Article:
The core and auth modules are the only mandatory modules required to run triki. They provide the core functionality required to add, edit and render web pages.

The core module takes care of the following:

On startup, the core module will initialise itself and all other modules. It will find the file containing your graph database and reload this into memory. Finally it will initialise the web components and then listen for HTTP page requests.

When a request is received, the following three steps happen:

Check Authorisation

The auth is first called to ensure the user is permitted to view the page requested. All pages are assigned a restricted property which defines the user group that is permitted to view the page. If the page is restricted to group public, then it is open to anyone to view.

If the page is assigned to a group, then user must be part of the group to view the page. In reality, the permissions are assigned to graph nodes but as shown below, nodes are mapped to pages.

As shown in the auth page, the nodes that the page references are also permissioned. This means that how is a page is rendered may vary depending on the permissions of the signed in user.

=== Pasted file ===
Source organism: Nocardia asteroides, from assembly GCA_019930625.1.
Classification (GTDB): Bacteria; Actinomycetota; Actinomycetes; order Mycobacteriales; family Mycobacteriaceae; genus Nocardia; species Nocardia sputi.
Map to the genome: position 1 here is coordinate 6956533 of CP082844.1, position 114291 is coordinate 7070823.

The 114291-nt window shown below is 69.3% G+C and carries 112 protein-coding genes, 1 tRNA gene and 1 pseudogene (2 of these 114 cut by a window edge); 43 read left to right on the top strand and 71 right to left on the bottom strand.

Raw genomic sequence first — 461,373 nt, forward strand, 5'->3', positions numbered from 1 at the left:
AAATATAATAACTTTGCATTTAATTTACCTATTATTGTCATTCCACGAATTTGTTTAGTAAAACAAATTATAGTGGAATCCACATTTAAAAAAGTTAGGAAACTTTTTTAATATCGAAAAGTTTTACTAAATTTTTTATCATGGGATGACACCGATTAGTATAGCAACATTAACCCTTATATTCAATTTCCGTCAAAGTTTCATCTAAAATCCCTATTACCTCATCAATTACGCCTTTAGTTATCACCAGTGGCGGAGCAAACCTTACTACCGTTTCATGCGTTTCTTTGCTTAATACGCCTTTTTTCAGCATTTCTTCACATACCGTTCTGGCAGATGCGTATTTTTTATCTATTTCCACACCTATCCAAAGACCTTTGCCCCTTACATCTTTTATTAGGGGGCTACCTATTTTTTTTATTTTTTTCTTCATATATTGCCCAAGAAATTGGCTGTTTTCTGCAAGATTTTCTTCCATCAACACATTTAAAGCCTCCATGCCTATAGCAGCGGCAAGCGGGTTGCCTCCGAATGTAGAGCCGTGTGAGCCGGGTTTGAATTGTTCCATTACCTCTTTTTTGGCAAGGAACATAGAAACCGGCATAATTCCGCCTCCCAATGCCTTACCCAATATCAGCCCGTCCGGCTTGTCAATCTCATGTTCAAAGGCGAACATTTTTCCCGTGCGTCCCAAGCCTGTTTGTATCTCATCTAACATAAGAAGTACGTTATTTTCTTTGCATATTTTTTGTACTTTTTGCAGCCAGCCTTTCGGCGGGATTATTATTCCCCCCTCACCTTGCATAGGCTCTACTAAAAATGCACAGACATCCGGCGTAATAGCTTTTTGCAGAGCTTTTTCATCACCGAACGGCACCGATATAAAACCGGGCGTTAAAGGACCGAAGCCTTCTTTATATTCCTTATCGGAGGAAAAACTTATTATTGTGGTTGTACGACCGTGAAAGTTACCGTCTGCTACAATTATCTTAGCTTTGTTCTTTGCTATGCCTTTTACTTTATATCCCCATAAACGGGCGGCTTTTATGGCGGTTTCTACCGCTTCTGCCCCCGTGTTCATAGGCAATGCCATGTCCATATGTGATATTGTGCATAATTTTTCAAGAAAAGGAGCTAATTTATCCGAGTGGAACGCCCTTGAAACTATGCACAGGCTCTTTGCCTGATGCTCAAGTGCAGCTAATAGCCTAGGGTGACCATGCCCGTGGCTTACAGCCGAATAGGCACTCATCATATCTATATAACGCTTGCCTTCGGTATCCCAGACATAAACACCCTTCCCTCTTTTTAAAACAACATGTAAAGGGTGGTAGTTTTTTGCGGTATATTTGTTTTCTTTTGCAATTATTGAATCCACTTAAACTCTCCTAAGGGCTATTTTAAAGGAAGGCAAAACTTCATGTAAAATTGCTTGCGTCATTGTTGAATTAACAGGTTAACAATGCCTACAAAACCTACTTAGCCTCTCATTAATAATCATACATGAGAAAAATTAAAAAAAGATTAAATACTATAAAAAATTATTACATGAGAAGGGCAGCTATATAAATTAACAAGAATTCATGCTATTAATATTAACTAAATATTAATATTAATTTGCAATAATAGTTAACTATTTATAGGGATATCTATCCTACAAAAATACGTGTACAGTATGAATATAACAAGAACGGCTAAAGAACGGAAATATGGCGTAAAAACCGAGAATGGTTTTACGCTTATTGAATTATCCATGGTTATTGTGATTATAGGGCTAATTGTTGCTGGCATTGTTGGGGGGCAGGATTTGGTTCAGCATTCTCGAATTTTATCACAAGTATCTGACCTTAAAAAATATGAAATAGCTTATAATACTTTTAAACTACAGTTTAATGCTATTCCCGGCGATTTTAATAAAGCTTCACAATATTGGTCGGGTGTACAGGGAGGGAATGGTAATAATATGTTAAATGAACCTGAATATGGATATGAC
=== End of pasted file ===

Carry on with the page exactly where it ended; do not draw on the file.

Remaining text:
URL to Node mapping

The graph backing your triki website data will consist of many inter-related nodes. In order to represent each of the nodes as a web page there is mapping between the web address and the node "address". To achieve this every node is given a prefix which defines the path to the URL followed by a node name. With both of these, there is now a simple link between the address of the node in your graph and the web address.

Also, all nodes in your graph (and therefore in your triple store) have a default root address that is locally resolvable and defaults to http://localhost:9090. This can be changed if necessary.

Example: Mapping nodes to web addresses

Graph nodehttp://localhost:9090/blog/summer-holiday

Dynamic page rendering

triki is not a traditioal static page generator, every page is rendered fresh when requested by a browser. Once the address of the node has been found, it is passed to the renderer to generate the HTML page.

The rendering uses a rock solid templating tool that has been around for many years called StringTemplate. This is a simple but powerful templating engine that allows a blog page (for example) to render the basic content from markdown and the data elements of the page, like who who created it and when it was created.

For more complex node models with more properties, it is just a case of referring to the node address correctly in your site.stg templated file. Related nodes can also be rendered, for example a Blogs index page may want to show a list of titles from all BLogs, this is just a related node in the graph to easy to achieve.

Example: A blog has following triple showing blog title:

            "Summer holiday 2019"

This would be reference from the page template using: